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Regents Approve New Academic Programs at UAS, UAA

The University of Alaska Board of Regents wrapped up a two-day meeting
Friday in Soldotna by approving two new special education degrees and
an associate degree in sonography.

The board approved a Bachelor of Arts in Special Education and Master
of Arts in Teaching in Special Education, both at the University of
Alaska Southeast; and an Associate of Applied Science in Medical
Diagnostic Sonography at the University of Alaska Anchorage.

The two special education degrees intend to fill a critical shortage
of such teachers in Alaska. The bachelor’s in special education, a
120-credit undergraduate degree, is expected to attract more than 30
students within four years. The master’s degree in special education
is a 39-credit graduate degree program designed for students who
previously earned a bachelor’s degree in another field, but do not yet
have an Alaska teaching certificate. It’s expected to attract a dozen
students by its second year.

The programs will be available beginning in fall 2012 through
e-learning (online). No other UA campus offers those degree options.

The associate degree in sonography at UAA also is in response to
Alaska’s workforce needs, with a reported 20 percent vacancy rate in
the field. Graduates of the program will be prepared to work in a
variety of health care settings, from doctors’ offices to medical
centers. Currently, students must attend school outside of Alaska to
receive an education in the field of sonography. The program is
expected to attract 10 students within the first year.

The April board meeting has become a favorite of the 11-member board,
as it’s traditionally held at one of the community and rural campuses.
Board members see first hand the tremendous impact the UA System has
throughout the state, especially in smaller communities.

Board members heard from student after student about the importance of
the education and training they receive through Kenai Peninsula
College, including one adult student with a learning disability who is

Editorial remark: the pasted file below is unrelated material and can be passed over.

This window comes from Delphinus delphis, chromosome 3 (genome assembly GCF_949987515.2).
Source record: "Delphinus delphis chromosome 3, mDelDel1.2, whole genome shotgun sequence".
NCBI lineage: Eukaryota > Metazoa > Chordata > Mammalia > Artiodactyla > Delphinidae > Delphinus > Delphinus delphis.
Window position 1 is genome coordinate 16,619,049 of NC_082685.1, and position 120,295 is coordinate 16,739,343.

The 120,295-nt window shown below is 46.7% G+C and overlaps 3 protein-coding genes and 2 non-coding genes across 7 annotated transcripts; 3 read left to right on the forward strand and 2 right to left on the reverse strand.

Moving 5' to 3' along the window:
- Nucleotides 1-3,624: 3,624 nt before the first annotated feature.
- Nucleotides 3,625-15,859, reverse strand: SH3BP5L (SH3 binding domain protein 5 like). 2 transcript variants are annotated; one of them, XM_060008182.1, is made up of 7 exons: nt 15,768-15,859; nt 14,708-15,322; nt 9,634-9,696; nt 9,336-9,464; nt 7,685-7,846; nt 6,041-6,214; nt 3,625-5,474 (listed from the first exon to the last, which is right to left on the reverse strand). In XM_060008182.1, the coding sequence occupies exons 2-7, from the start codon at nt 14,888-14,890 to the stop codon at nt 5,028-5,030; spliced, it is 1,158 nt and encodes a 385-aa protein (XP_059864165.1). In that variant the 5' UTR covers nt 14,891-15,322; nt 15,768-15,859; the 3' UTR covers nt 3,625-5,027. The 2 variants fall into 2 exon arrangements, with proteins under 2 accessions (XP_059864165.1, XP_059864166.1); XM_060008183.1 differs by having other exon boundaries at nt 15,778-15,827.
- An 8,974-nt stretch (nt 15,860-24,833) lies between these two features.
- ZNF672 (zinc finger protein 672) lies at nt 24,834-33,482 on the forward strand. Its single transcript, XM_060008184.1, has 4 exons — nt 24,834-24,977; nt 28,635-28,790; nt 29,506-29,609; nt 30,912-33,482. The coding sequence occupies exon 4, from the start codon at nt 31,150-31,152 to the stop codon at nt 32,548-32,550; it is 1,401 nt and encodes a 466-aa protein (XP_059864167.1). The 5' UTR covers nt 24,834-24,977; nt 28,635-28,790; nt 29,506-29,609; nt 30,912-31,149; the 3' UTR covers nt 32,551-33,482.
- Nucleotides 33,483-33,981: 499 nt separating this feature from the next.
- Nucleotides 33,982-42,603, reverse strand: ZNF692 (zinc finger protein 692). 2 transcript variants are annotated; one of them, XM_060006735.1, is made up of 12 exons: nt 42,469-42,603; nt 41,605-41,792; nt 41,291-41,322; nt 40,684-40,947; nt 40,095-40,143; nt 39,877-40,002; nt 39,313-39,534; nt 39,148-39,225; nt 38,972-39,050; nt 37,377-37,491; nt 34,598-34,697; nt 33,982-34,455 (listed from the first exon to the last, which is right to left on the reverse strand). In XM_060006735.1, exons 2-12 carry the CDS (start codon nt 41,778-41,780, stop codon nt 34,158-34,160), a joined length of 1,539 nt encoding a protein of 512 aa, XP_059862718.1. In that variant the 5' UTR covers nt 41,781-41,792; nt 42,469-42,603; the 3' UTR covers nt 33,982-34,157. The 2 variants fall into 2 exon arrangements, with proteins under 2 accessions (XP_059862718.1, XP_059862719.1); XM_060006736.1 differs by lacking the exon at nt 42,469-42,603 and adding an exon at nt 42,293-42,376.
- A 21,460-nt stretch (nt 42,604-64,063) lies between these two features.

looking forward to earning her GED next month. She told the board that
KPC’s staff and professors have been instrumental in getting her the
help she needed.

Alicia Itta, a KPC student from Barrow, said the “family feel” of the
campus and supportive staff helped lessen the cultural shock of moving
from her small Arctic community to the Kenai Peninsula.

“The teachers and staff are so caring and everyone is willing to help
each student equally. Every day, they provide motivation to help us
succeed,” Itta said.  “I’m very excited that KPC is building dorms for
future students from out of state and rural areas.”

Board members attended a ceremonial groundbreaking for not only the
student housing project at KPC, but also for the new Career and
Technical Education Center. Both projects were approved by voters in a
2010 general obligation bond, and will add tremendously to the size of
the campus and service to students.  Regents also attended the
unveiling of a plaque honoring the campus’ founding director, Clayton
Brockel, who was in attendance along with his wife Jean.

Campus officials had fun during a Thursday luncheon presentation to
the board, at one point highlighting the paramedic training program at
the college by “calling out” an ambulance and having EMT students rush
into the meeting room at the Ward Building with a gurney.  A community
reception Thursday evening allowed board members the opportunity to
meet members of the KPC advisory council.

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